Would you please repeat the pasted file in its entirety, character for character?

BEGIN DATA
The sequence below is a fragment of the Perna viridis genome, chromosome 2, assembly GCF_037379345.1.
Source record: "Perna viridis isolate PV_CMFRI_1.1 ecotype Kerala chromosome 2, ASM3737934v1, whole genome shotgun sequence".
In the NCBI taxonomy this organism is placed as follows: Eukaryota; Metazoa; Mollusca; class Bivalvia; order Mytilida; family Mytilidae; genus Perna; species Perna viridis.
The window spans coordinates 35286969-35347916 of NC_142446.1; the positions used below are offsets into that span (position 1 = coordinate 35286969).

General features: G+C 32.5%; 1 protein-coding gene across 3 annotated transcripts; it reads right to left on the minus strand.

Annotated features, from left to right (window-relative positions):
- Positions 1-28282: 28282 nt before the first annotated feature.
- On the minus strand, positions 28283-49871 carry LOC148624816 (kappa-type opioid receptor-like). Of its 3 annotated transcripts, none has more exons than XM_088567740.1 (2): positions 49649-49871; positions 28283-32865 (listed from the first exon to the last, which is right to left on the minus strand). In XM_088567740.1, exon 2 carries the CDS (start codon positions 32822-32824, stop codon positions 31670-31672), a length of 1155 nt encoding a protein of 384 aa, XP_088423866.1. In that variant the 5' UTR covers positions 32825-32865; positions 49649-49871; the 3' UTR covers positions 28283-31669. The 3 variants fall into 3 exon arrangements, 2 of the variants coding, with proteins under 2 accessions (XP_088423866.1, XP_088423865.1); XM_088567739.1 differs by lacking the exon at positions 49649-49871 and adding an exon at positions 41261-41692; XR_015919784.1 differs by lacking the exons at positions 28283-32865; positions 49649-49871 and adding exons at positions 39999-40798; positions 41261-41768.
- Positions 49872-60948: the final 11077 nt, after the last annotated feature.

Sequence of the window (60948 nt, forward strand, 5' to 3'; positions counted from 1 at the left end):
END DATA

The sequence below is a fragment of the Perna viridis genome, chromosome 2, assembly GCF_037379345.1.
Source record: "Perna viridis isolate PV_CMFRI_1.1 ecotype Kerala chromosome 2, ASM3737934v1, whole genome shotgun sequence".
In the NCBI taxonomy this organism is placed as follows: Eukaryota; Metazoa; Mollusca; class Bivalvia; order Mytilida; family Mytilidae; genus Perna; species Perna viridis.
The window spans coordinates 35286969-35347916 of NC_142446.1; the positions used below are offsets into that span (position 1 = coordinate 35286969).

General features: G+C 32.5%; 1 protein-coding gene across 3 annotated transcripts; it reads right to left on the minus strand.

Annotated features, from left to right (window-relative positions):
- Positions 1-28282: 28282 nt before the first annotated feature.
- On the minus strand, positions 28283-49871 carry LOC148624816 (kappa-type opioid receptor-like). Of its 3 annotated transcripts, none has more exons than XM_088567740.1 (2): positions 49649-49871; positions 28283-32865 (listed from the first exon to the last, which is right to left on the minus strand). In XM_088567740.1, exon 2 carries the CDS (start codon positions 32822-32824, stop codon positions 31670-31672), a length of 1155 nt encoding a protein of 384 aa, XP_088423866.1. In that variant the 5' UTR covers positions 32825-32865; positions 49649-49871; the 3' UTR covers positions 28283-31669. The 3 variants fall into 3 exon arrangements, 2 of the variants coding, with proteins under 2 accessions (XP_088423866.1, XP_088423865.1); XM_088567739.1 differs by lacking the exon at positions 49649-49871 and adding an exon at positions 41261-41692; XR_015919784.1 differs by lacking the exons at positions 28283-32865; positions 49649-49871 and adding exons at positions 39999-40798; positions 41261-41768.
- Positions 49872-60948: the final 11077 nt, after the last annotated feature.

Sequence of the window (60948 nt, forward strand, 5' to 3'; positions counted from 1 at the left end):